In early January Conning, Inc. released their 2013 report, “Life Settlements, A New Opportunity in Smaller Policies”. The report offers a treasure trove of information for our industry.
Three things stand out in the report. First, Conning reaffirms that the size of the potential market for secondary transactions is large. Conning estimates an average face value Net Market Potential (NMP) of $122 billion for the next ten years. Conning defined NMP as the total face value of policies that meet investor criteria and whose owners would consider selling their policies. That should put to rest concerns about supply.
Second, attracting investment capital remains a challenge according to Conning: “Liquidity appears to be the largest hindrance to a strong return of capital to life settlements.” The set of investors willing to commit capital for 8 to 10 years without an “effective tertiary market where already settled policies can be sold” will remain limited until this issue can be addressed. A robust market for policies with shorter life expectancies attached would increase the supply of short duration policies and, in turn, offset liquidity concerns, thus improving the environment for growth of investment capital. Conning concludes that “a shift toward nursing home care may help reduce the liquidity risk created by holding policies with longer life expectancies.”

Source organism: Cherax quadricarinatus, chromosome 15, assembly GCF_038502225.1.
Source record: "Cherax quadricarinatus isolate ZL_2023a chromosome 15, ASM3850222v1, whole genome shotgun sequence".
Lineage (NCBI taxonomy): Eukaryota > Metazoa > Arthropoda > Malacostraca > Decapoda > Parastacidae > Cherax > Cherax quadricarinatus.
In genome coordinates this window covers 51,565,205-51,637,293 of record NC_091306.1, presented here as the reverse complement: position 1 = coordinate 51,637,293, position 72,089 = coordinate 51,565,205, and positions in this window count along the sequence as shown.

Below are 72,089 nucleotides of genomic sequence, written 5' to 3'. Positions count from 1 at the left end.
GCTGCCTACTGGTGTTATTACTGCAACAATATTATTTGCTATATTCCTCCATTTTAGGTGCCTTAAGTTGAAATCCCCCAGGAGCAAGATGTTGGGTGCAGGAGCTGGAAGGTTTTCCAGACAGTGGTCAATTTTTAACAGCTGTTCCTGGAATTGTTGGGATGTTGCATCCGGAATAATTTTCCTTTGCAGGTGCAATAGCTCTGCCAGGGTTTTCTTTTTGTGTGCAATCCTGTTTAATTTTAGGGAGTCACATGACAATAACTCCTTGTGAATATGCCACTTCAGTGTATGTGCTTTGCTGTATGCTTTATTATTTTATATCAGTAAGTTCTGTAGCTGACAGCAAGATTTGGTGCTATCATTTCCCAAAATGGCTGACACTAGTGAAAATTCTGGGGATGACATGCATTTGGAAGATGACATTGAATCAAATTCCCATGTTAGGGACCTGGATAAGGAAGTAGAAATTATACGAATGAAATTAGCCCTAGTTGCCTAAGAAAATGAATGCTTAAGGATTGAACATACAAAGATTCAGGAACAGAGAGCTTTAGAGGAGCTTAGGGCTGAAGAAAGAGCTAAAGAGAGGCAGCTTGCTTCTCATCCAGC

Third, Conning reports a favorable view of the life settlement market’s entry into the long-term care sector: “As elderly individuals, and their families, look for ways to pay for LTC, life settlements offer an additional source of LTC funding. This creates a new opportunity for life settlement investors.” In estimating the size of market, Conning presents several approaches for investors to consider. In one analysis, Conning suggested that there may be more than $40 billion of death benefit that could be sold by policyowners seeking to finance their long-term care needs. The opportunity for life settlement growth of smaller face policies of shorter duration is significant and will require changes in business plans and strategies of market participants, says Conning. Relying on intermediaries to originate policies and the complexity of the life settlement transaction will be factors that could limit the profitability in small face transactions. Time from submission to closing will have to be reduced and the transaction process streamlined. Marketing and awareness will require innovation and creativity.
Professor Lauren Cohen, author of the Harvard Business School case study about life settlements, concludes there is every reason why the life settlement industry will thrive and grow, and at the same time there is every reason why the industry will need to make significant changes. The Conning Report confirms the view of Professor Cohen. If there is a major theme in the report, it is that the future is now. LISA is very pleased that Professor Cohen will also be at the Investor Conference and will present his case study on life settlements.